A Robotic Leg, Born Without Prior Knowledge, Learns to Walk


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Through this process of discovering their body and environment, the robot limbs designed at Valero-Cuevas’ lab at USC use their unique experience to develop the gait pattern that works well enough for them, producing robots with personalized movements. “You can recognize someone coming down the hall because they have a particular footfall,” Valero-Cuevas said. “Our robot uses its limited experience to find a solution to a problem that then becomes its personalized habit, or ‘personality’—We get the dainty walker, the lazy walker, the champ… you name it.”

The potential applications for the technology are many, particularly in assistive technology, where robotic limbs and exoskeletons that are intuitive and responsive to a user’s personal needs would be invaluable to those who have lost the use of their limbs. “Exoskeletons or assistive devices will need to naturally interpret your movements to accommodate what you need,” Valero-Cuevas said.

“Because our robots can learn habits, they can learn your habits, and mimic your movement style for the tasks you need in everyday life—even as you learn a new task, or grow stronger or weaker.”

According to the authors, the research will also have strong applications in the fields of space exploration and rescue missions, allowing for robots that do what needs to be done without being escorted or supervised as they venture into a new planet, or uncertain and dangerous terrain in the wake of natural disasters. These robots would be able to adapt to low or high gravity, loose rocks one day and mud after it rains, for example.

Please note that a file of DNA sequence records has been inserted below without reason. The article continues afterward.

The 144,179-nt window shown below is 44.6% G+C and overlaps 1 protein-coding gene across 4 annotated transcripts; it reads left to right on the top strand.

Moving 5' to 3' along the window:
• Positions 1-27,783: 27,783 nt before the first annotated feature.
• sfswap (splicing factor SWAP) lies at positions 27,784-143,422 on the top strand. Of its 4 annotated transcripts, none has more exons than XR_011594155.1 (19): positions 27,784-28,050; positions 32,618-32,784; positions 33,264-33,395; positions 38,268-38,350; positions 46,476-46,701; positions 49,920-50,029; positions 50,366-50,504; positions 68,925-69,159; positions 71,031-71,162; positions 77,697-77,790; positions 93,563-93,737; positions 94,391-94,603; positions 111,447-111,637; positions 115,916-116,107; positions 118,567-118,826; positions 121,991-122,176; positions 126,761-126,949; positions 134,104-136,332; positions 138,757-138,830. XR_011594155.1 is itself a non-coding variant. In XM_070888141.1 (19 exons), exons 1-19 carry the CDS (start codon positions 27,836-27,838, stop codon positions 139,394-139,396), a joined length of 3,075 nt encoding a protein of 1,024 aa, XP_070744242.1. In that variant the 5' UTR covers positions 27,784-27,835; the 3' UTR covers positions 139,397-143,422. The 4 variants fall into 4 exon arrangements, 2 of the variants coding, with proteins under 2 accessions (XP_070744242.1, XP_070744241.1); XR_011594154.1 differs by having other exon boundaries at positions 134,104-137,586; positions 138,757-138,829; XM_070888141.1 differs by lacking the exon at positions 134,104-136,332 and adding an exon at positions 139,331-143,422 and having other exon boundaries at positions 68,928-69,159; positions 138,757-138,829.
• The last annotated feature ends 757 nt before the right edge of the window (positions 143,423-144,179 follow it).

The paper’s two additional authors, doctoral students Brian Cohn and Darío Urbina-Meléndez weighed in on the research:

“The ability for a species to learn and adapt their movements as their bodies and environments change has been a powerful driver of evolution from the start,” said Cohn, a doctoral candidate in computer science at the USC Viterbi School of Engineering. “Our work constitutes a step towards empowering robots to learn and adapt from each experience, just as animals do.”

“I envision muscle-driven robots, capable of mastering what an animal takes months to learn, in just a few minutes,” said Urbina-Meléndez, a doctoral candidate in biomedical engineering who believes in the capacity for robotics to take bold inspiration from life. “Our work combining engineering, AI, anatomy and neuroscience is a strong indication that this is possible.”

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